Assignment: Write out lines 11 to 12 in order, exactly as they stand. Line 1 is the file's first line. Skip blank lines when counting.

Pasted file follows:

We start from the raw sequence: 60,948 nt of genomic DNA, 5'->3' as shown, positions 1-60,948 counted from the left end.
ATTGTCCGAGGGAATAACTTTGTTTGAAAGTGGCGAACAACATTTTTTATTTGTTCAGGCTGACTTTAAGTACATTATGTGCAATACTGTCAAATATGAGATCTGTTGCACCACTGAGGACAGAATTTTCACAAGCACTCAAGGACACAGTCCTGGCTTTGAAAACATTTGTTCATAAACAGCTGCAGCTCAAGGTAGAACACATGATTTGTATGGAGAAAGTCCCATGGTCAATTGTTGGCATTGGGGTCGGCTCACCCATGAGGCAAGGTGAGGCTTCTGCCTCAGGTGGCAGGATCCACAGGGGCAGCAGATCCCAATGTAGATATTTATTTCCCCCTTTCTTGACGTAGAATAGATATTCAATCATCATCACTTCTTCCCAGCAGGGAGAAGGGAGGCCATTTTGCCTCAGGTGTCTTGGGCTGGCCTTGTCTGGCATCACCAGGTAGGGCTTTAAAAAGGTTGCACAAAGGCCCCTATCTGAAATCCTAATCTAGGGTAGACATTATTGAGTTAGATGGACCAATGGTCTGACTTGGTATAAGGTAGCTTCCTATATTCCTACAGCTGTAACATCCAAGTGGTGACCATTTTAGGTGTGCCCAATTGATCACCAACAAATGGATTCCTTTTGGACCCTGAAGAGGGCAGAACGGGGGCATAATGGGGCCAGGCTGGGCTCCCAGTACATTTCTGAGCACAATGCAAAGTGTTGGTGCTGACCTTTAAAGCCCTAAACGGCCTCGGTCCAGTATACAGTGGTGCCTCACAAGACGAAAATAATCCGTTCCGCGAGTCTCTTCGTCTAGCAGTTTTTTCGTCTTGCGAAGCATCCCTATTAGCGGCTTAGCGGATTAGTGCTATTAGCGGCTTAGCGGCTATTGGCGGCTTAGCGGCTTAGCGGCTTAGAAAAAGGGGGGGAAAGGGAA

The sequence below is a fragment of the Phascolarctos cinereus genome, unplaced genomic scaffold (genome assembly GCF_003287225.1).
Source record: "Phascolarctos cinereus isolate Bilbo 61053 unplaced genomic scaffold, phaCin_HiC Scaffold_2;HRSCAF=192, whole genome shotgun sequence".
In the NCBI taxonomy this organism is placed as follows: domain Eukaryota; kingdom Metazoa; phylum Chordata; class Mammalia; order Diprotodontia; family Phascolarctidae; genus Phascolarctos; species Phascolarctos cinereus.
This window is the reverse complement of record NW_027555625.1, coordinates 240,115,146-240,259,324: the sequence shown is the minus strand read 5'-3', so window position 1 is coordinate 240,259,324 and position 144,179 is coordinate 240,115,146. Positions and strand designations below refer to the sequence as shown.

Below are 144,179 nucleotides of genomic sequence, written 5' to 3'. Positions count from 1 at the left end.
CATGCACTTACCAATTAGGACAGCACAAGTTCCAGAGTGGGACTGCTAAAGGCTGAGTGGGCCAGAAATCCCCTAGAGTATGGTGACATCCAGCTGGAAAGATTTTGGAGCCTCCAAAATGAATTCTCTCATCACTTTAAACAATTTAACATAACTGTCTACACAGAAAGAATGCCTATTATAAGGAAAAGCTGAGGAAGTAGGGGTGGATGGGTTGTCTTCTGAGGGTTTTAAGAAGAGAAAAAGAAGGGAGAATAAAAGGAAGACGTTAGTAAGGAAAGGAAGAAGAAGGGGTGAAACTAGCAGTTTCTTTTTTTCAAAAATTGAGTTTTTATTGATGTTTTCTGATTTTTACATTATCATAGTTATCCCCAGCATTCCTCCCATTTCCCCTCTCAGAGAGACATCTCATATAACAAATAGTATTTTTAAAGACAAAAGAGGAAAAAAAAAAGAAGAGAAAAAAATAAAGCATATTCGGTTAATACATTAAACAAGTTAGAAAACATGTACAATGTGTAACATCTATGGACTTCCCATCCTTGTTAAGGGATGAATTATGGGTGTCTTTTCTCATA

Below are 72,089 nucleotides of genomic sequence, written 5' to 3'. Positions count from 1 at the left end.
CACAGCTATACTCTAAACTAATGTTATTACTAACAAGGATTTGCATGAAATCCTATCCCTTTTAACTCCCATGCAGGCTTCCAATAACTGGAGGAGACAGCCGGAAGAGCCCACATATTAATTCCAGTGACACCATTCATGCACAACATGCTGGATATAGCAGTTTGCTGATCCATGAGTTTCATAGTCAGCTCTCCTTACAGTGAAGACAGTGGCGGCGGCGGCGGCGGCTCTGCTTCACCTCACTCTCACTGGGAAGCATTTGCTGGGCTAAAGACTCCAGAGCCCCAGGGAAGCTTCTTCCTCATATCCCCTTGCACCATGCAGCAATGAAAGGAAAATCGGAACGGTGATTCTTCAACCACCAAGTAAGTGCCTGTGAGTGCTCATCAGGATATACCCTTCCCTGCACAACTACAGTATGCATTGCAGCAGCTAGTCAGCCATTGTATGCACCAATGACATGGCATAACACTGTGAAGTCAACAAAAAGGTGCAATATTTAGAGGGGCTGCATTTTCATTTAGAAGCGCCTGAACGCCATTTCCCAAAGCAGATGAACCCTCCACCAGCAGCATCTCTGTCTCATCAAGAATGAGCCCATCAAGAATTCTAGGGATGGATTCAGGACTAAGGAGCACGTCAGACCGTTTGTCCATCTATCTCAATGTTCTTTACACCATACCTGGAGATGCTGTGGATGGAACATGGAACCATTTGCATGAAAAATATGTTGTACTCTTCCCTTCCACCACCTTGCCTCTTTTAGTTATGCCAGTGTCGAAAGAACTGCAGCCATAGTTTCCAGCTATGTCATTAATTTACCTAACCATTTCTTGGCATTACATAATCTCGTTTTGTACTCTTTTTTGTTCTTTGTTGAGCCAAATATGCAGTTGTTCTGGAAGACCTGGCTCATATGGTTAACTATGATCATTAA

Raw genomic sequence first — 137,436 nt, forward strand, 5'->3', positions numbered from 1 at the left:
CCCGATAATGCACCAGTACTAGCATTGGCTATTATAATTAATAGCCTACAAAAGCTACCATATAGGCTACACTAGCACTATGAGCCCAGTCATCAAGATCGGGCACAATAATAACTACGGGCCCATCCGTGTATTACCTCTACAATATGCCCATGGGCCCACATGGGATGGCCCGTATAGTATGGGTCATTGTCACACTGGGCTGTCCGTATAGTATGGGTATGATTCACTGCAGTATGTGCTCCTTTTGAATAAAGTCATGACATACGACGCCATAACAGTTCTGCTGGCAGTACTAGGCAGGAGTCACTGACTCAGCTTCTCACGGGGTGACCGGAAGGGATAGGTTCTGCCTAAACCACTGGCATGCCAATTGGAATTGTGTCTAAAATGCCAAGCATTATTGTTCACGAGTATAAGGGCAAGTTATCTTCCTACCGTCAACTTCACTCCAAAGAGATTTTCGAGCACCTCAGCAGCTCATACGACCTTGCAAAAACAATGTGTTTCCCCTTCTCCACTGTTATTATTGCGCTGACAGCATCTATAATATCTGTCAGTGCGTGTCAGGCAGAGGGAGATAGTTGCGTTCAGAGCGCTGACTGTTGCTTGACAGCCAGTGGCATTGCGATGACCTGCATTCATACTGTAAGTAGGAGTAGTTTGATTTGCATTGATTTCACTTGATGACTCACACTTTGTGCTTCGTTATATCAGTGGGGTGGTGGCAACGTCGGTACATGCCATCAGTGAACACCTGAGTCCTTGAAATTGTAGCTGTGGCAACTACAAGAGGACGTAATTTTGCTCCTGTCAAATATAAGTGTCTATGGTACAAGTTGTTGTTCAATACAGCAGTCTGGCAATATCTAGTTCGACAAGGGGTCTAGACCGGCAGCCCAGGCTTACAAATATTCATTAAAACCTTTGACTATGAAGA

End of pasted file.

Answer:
Raw genomic sequence first — 137,436 nt, forward strand, 5'->3', positions numbered from 1 at the left:
CCCGATAATGCACCAGTACTAGCATTGGCTATTATAATTAATAGCCTACAAAAGCTACCATATAGGCTACACTAGCACTATGAGCCCAGTCATCAAGATCGGGCACAATAATAACTACGGGCCCATCCGTGTATTACCTCTACAATATGCCCATGGGCCCACATGGGATGGCCCGTATAGTATGGGTCATTGTCACACTGGGCTGTCCGTATAGTATGGGTATGATTCACTGCAGTATGTGCTCCTTTTGAATAAAGTCATGACATACGACGCCATAACAGTTCTGCTGGCAGTACTAGGCAGGAGTCACTGACTCAGCTTCTCACGGGGTGACCGGAAGGGATAGGTTCTGCCTAAACCACTGGCATGCCAATTGGAATTGTGTCTAAAATGCCAAGCATTATTGTTCACGAGTATAAGGGCAAGTTATCTTCCTACCGTCAACTTCACTCCAAAGAGATTTTCGAGCACCTCAGCAGCTCATACGACCTTGCAAAAACAATGTGTTTCCCCTTCTCCACTGTTATTATTGCGCTGACAGCATCTATAATATCTGTCAGTGCGTGTCAGGCAGAGGGAGATAGTTGCGTTCAGAGCGCTGACTGTTGCTTGACAGCCAGTGGCATTGCGATGACCTGCATTCATACTGTAAGTAGGAGTAGTTTGATTTGCATTGATTTCACTTGATGACTCACACTTTGTGCTTCGTTATATCAGTGGGGTGGTGGCAACGTCGGTACATGCCATCAGTGAACACCTGAGTCCTTGAAATTGTAGCTGTGGCAACTACAAGAGGACGTAATTTTGCTCCTGTCAAATATAAGTGTCTATGGTACAAGTTGTTGTTCAATACAGCAGTCTGGCAATATCTAGTTCGACAAGGGGTCTAGACCGGCAGCCCAGGCTTACAAATATTCATTAAAACCTTTGACTATGAAGA